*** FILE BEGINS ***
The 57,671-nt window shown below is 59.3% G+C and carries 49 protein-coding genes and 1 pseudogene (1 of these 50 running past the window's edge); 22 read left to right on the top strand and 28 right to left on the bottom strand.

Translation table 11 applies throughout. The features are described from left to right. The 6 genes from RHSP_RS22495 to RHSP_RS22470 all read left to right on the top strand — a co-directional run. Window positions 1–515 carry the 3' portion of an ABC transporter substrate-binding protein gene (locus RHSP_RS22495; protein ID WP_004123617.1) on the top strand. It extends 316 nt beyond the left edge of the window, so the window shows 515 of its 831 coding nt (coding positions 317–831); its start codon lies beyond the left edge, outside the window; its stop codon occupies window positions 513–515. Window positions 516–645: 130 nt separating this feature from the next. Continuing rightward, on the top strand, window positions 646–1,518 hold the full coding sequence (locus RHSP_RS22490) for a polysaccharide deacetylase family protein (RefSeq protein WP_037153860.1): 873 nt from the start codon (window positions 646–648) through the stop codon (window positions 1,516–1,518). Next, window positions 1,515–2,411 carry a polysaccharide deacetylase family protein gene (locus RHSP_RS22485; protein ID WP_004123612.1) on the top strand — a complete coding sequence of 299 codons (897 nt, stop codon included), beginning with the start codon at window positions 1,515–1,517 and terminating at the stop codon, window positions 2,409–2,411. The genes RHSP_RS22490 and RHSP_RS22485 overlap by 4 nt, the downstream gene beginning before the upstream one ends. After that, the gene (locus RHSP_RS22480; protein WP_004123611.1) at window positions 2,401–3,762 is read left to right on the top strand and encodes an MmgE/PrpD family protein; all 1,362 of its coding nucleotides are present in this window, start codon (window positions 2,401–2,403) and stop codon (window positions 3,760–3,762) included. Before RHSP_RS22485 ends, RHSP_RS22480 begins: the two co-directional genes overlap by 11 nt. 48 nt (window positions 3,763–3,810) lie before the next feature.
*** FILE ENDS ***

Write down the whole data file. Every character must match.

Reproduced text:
The 57,671-nt window shown below is 59.3% G+C and carries 49 protein-coding genes and 1 pseudogene (1 of these 50 running past the window's edge); 22 read left to right on the top strand and 28 right to left on the bottom strand.

Translation table 11 applies throughout. The features are described from left to right. The 6 genes from RHSP_RS22495 to RHSP_RS22470 all read left to right on the top strand — a co-directional run. Window positions 1–515 carry the 3' portion of an ABC transporter substrate-binding protein gene (locus RHSP_RS22495; protein ID WP_004123617.1) on the top strand. It extends 316 nt beyond the left edge of the window, so the window shows 515 of its 831 coding nt (coding positions 317–831); its start codon lies beyond the left edge, outside the window; its stop codon occupies window positions 513–515. Window positions 516–645: 130 nt separating this feature from the next. Continuing rightward, on the top strand, window positions 646–1,518 hold the full coding sequence (locus RHSP_RS22490) for a polysaccharide deacetylase family protein (RefSeq protein WP_037153860.1): 873 nt from the start codon (window positions 646–648) through the stop codon (window positions 1,516–1,518). Next, window positions 1,515–2,411 carry a polysaccharide deacetylase family protein gene (locus RHSP_RS22485; protein ID WP_004123612.1) on the top strand — a complete coding sequence of 299 codons (897 nt, stop codon included), beginning with the start codon at window positions 1,515–1,517 and terminating at the stop codon, window positions 2,409–2,411. The genes RHSP_RS22490 and RHSP_RS22485 overlap by 4 nt, the downstream gene beginning before the upstream one ends. After that, the gene (locus RHSP_RS22480; protein WP_004123611.1) at window positions 2,401–3,762 is read left to right on the top strand and encodes an MmgE/PrpD family protein; all 1,362 of its coding nucleotides are present in this window, start codon (window positions 2,401–2,403) and stop codon (window positions 3,760–3,762) included. Before RHSP_RS22485 ends, RHSP_RS22480 begins: the two co-directional genes overlap by 11 nt. 48 nt (window positions 3,763–3,810) lie before the next feature.